Core Concepts

The alpha-decay half-lives of heavy, neutron-rich isotopes are correlated with the symmetry energy of nuclear matter, with softer symmetry energy leading to longer half-lives.

Abstract

**Bibliographic Information:**Choi, Y.-B., Gil, H., Hyun, C. H., & Lee, C.-H. (2024). Correlation between alpha-decay half-lives and symmetry energy. arXiv preprint arXiv:2407.19647v2.**Research Objective:**This study investigates the correlation between alpha-decay half-lives and the stiffness of symmetry energy in heavy, neutron-rich nuclei using the Korea-IBS-Daegu-SKKU (KIDS) nuclear models.**Methodology:**The researchers calculated alpha-decay half-lives for even-even isotopes with atomic numbers 84 ≤ Z ≤ 92 using the semiclassical WKB approximation. They employed the density-dependent cluster model with density distributions obtained from four different KIDS models (A-D), each representing varying stiffness of the symmetry energy. The models were validated against experimental binding energies and quadrupole deformation data.**Key Findings:**- The calculated half-lives were generally consistent with experimental data.
- A clear correlation was observed between the predicted half-lives and the stiffness of the symmetry energy. Nuclei modeled with softer symmetry energy (KIDS-D) exhibited longer half-lives compared to those with stiffer symmetry energy (KIDS-A).
- This correlation is attributed to the influence of symmetry energy on neutron distribution within the nucleus. Softer symmetry energy leads to a higher concentration of neutrons in the core, affecting the tunneling barrier and increasing the half-life.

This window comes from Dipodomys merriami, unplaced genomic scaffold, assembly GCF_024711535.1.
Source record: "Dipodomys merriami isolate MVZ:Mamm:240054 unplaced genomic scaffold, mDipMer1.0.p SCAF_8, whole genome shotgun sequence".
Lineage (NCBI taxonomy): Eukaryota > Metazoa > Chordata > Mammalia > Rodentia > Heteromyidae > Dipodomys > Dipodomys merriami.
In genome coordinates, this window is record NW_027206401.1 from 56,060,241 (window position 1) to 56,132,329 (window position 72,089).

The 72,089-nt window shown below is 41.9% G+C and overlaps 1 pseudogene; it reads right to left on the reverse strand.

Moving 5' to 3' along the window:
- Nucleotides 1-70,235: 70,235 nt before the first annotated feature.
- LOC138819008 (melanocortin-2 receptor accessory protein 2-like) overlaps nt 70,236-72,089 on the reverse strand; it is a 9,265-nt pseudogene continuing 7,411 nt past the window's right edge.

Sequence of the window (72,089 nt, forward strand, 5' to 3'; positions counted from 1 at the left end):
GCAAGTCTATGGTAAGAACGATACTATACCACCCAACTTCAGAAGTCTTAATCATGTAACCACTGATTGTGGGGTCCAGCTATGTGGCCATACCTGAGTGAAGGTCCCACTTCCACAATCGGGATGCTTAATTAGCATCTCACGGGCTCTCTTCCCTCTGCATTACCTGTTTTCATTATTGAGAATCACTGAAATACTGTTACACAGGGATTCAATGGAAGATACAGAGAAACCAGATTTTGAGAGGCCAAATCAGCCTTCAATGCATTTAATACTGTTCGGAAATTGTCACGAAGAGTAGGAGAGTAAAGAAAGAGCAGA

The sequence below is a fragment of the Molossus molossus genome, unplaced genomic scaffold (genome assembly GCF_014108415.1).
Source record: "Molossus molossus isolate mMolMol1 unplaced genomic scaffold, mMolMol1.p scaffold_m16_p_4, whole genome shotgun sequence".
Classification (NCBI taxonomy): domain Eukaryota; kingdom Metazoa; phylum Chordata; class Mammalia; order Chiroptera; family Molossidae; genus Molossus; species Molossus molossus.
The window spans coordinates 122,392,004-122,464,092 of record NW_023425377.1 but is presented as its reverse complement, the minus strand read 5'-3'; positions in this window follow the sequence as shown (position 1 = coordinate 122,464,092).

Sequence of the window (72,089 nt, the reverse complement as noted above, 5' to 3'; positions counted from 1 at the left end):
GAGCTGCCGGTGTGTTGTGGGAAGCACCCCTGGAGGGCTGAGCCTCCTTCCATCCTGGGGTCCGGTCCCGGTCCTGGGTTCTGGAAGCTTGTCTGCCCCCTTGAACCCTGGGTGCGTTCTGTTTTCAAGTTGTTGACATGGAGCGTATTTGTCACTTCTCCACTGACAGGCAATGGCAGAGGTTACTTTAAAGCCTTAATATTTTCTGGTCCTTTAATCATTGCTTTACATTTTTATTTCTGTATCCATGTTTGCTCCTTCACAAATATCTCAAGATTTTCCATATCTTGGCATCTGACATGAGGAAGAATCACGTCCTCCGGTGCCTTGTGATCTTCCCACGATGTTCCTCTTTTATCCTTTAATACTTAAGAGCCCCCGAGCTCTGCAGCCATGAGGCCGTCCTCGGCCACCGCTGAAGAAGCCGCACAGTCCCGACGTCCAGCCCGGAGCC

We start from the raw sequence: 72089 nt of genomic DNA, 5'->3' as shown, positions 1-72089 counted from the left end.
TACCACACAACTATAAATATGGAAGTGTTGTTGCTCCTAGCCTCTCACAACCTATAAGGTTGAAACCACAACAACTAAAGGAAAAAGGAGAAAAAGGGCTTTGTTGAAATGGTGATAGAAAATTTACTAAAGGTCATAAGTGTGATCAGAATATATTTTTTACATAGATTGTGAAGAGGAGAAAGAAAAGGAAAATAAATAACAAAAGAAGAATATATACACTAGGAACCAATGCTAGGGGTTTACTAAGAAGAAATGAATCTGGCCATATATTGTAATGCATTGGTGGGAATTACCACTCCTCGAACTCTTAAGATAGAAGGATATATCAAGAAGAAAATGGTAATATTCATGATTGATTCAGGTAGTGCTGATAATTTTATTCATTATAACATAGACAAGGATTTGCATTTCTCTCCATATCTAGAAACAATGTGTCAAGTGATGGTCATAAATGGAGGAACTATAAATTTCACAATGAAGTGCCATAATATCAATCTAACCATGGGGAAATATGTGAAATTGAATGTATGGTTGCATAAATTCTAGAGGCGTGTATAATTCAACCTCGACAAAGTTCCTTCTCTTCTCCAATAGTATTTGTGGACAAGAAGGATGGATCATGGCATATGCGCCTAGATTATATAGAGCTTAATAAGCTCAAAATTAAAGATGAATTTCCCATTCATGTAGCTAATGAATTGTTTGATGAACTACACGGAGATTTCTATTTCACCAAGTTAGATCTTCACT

- An interesting finding was the reduced model dependence of half-lives in nuclei with a neutron number of N=142, suggesting a unique characteristic of this neutron number in heavy nuclei.

**Main Conclusions:**The study demonstrates a significant correlation between alpha-decay half-lives and the symmetry energy of nuclear matter, particularly in neutron-rich heavy isotopes. This correlation arises from the impact of symmetry energy on the distribution of neutrons within the nucleus, influencing the alpha-decay process.**Significance:**This research provides valuable insights into the role of symmetry energy in nuclear structure and alpha decay. It suggests that alpha-decay studies, alongside neutron skin thickness measurements, can offer complementary constraints on the density dependence of symmetry energy, a crucial factor in understanding nuclear matter properties and neutron star characteristics.**Limitations and Future Research:**The study primarily focused on even-even nuclei. Further research could explore the impact of symmetry energy on alpha decay in odd-A nuclei. Additionally, investigating the specific behavior of N=142 nuclei and its implications for nuclear structure could provide valuable insights.

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The ratio of half-lives calculated with the KIDS-D model (soft symmetry energy) to those with the KIDS-A model (stiff symmetry energy) ranged from 1.2 to 1.5 for most isotopes.